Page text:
• It sounds like such a nitpicky criticism, but the joy is that the characters feel true. So the fact that Batman feels so wrong to play is such a bad choice. It is forgivable in the first game, as I understand wanting to avoid explaining who Nightwing, Spoiler, Azrael and Oracle are, but the moment you add Superman and the Justice League, they really should have asked if they need the suit system.

        I haven’t played LEGO Star Wars The Force Awakens, but I saw a video of it that came out of E3, and impressed by the subtle innovation given to the level design. I saw that fight to reach the Falcon while escaping Jakku, where instead of just shooting everyone, you solved the encounter through achieving a series of objectives and just thought that was so much more interesting than shooting everyone. Combine that with the effortless switching to vehicle sections made me feel that it was one of the best action adventure levels I had see.

        I’m looking forward to seeing what the new LEGO Star Wars is, post LEGO Marvel and LEGO Batman. Superheroes have been a fantastic way to get LEGO to broaden there array of powers. I feel trying to catch an entire universe of superheroes is too unwieldy (there is a reason I praised Secret Wars and Civil War II for keeping the focus very tight on their main characters, and praised LEGO Batman 3 for focusing on Batman and Robin even in the middle of a Justice League story). But I think a LEGO Star Wars with some of those new mechanics (which apparently the Force Awakens has) could get that balance right. Looking forward to picking it up. Again, everything I saw in the E3 video got that sense of adventure and wild imagination perfect

  5. I’m trying to avoid commenting too much on Rebirth because while I see all sorts of pages, I don’t know the full context. And while I do disagree with some of the choices I’ve heard about Detective Comics (having Tim and Stephanie suddenly in a long term relationship with no build up is the exact sort of short cutting and entitlement shit I was decrying), it seems to rightfully be one of the gems of Rebirth (even more so than Batman, a book being written by a guy who shits masterpieces and seems to have landed with no one really caring). But making Kate’s father a villain is so wrongheaded.

    It is easy to reduce Kate Kane to just her status as a lesbian, but there is so much that makes her interesting. She is a wonderful character because of all her complexities, including her relationship with her father – a constant highlight of Rucka’s original run. It was new and unique. Now it has been removed for the most simplistic twist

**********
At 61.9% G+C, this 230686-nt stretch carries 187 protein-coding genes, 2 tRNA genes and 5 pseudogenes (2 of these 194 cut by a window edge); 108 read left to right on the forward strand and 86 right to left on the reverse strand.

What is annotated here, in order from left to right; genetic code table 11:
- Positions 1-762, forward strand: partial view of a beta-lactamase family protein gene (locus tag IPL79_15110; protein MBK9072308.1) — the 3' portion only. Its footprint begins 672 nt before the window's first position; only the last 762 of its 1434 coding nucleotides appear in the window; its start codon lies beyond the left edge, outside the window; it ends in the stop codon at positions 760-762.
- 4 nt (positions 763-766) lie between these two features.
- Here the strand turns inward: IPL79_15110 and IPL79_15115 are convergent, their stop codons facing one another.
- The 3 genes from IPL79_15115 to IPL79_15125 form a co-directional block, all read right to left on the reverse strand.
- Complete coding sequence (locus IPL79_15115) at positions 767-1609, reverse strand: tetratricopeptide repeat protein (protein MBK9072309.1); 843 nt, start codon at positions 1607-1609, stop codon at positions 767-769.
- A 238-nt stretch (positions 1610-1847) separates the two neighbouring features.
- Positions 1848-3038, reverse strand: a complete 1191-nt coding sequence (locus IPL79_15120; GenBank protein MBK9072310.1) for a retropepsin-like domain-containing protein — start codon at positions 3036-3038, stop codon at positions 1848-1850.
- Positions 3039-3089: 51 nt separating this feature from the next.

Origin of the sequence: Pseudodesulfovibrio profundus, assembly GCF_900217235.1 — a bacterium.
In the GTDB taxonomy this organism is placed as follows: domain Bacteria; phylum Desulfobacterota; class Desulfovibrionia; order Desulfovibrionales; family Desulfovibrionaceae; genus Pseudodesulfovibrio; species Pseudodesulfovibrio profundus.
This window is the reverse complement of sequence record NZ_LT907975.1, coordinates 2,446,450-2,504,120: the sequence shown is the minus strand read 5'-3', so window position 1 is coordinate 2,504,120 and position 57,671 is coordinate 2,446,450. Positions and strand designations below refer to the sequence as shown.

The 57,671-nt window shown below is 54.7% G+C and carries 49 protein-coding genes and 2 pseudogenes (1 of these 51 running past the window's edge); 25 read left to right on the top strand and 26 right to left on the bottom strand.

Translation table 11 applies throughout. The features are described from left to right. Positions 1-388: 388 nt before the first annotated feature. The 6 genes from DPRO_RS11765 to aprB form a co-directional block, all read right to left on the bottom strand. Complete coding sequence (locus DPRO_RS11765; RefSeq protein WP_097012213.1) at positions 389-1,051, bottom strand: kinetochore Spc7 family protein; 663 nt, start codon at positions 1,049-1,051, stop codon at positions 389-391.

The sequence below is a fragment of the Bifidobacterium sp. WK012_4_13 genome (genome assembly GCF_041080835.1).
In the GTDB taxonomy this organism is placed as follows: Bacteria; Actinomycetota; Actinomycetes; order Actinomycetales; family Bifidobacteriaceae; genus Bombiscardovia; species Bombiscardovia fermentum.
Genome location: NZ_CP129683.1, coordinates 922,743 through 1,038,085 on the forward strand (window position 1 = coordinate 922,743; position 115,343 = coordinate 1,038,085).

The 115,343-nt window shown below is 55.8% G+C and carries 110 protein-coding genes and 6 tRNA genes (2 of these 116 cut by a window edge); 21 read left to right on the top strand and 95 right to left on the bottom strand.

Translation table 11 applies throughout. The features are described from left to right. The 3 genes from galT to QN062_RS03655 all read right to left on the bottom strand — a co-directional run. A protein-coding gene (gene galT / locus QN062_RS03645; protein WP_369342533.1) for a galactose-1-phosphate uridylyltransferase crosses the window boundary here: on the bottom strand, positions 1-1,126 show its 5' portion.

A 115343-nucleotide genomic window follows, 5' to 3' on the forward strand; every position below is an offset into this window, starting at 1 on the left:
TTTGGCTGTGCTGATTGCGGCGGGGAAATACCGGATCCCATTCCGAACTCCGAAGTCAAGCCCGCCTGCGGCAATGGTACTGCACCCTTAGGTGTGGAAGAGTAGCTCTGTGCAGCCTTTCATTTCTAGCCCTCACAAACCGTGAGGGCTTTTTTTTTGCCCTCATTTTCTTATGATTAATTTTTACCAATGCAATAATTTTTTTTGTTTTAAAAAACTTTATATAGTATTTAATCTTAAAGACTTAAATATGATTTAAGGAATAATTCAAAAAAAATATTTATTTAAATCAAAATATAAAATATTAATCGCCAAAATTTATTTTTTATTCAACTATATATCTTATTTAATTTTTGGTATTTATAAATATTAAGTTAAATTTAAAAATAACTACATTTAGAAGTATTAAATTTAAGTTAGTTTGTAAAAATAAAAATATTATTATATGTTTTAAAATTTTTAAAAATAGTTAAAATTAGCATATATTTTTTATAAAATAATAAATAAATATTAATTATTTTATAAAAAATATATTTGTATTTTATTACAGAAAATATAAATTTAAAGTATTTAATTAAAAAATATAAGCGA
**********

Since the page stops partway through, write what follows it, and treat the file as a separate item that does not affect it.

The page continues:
What makes superheroes great is their differences. The fact that they aren’t the same. A big reason I oppose Rebirth is the focus on removing those differences. And Detective Comics seems to be continuing that tradition.

    I was considering giving Rebirth a second chance and letting people recommend me specific titles – though I still struggle to care enough to even open a Rebirth issue.

    After reading this round up? Don’t know why I should give them a second chance

    • The reason I’m giving Rebirth a chance is because DC said, “We’re going to try new things and one of the new things we’re trying is hitting the $2.99 price point (until we decide to go back up),” and I appreciate that. You want me to try something new? Only three bucks? (less 25%! Thanks Excalibur in Portland!) I’m in!

      And some of the stories are pretty good! Superman and Action I think are both really good, and I have no idea when the last time that occurred.

      • Haven’t DC been at the $2.99 forever? They sometimes have select books at $3.99, but those usually have backups. But $2.99 is not a new thing for DC.

        And I honestly struggle to see anything new in Rebirth. Even ignoring the fact that DC Rebirth is an intentional step back from DC You, which was an actual attempt at creating something new, so much of DC Rebirth feels like it is about going backwards. About returning to old ideas that we had moved on from (usually because they don’t work in the current context). I mean, DC have literally killed a Superman just so they can bring back an older Superman, instead of just writing Superman better. And that’s ignoring really stupid shit like having Black Canary as Green Arrow’s girlfriend again, undoing decades of work spent fixing Black Canary. Even DC Rebirth’s promise of optimism is questionable after, apparently, killing Krypto and having Kate’s father be revealed to be evil.

        Everything I see coming out of Rebirth is a step backwards. It is DC reaffirming their commitment to irrelevance. It is about seeing companies like Marvel and Image drinking from the oasis ahead, and instead choosing to go back to the poisoned well behind them. I want a new idea, and Rebirth has made very clear it doesn’t want anything new.

        Everything I’ve seen about DC Rebirth seems to be about either purging interesting differences or returning to status quos for the sole reason of ‘that is what it used to be’. That’s not the DC I was enjoying, even the books weren’t good. The DC I want to read was the DC that was trying to be interesting with things like Demon Knights, Sword of Sorcery or Omega (even when those experiment weren’t great, like We Are Robin!), or the DC taking characters like Batman and doing interesting, modern things like Scott Snyder’s Batman. Now, it seems like every single book exists to go backwards. To be nothing more than fanservice, instead of actually caring about interesting.

        There is more than enough ‘good’ comics, that I don’t need DC. So I’ll stick with the people interested in being interesting. So far, DC Rebirth insists on being the exact opposite. And I don’t want a DC going backwards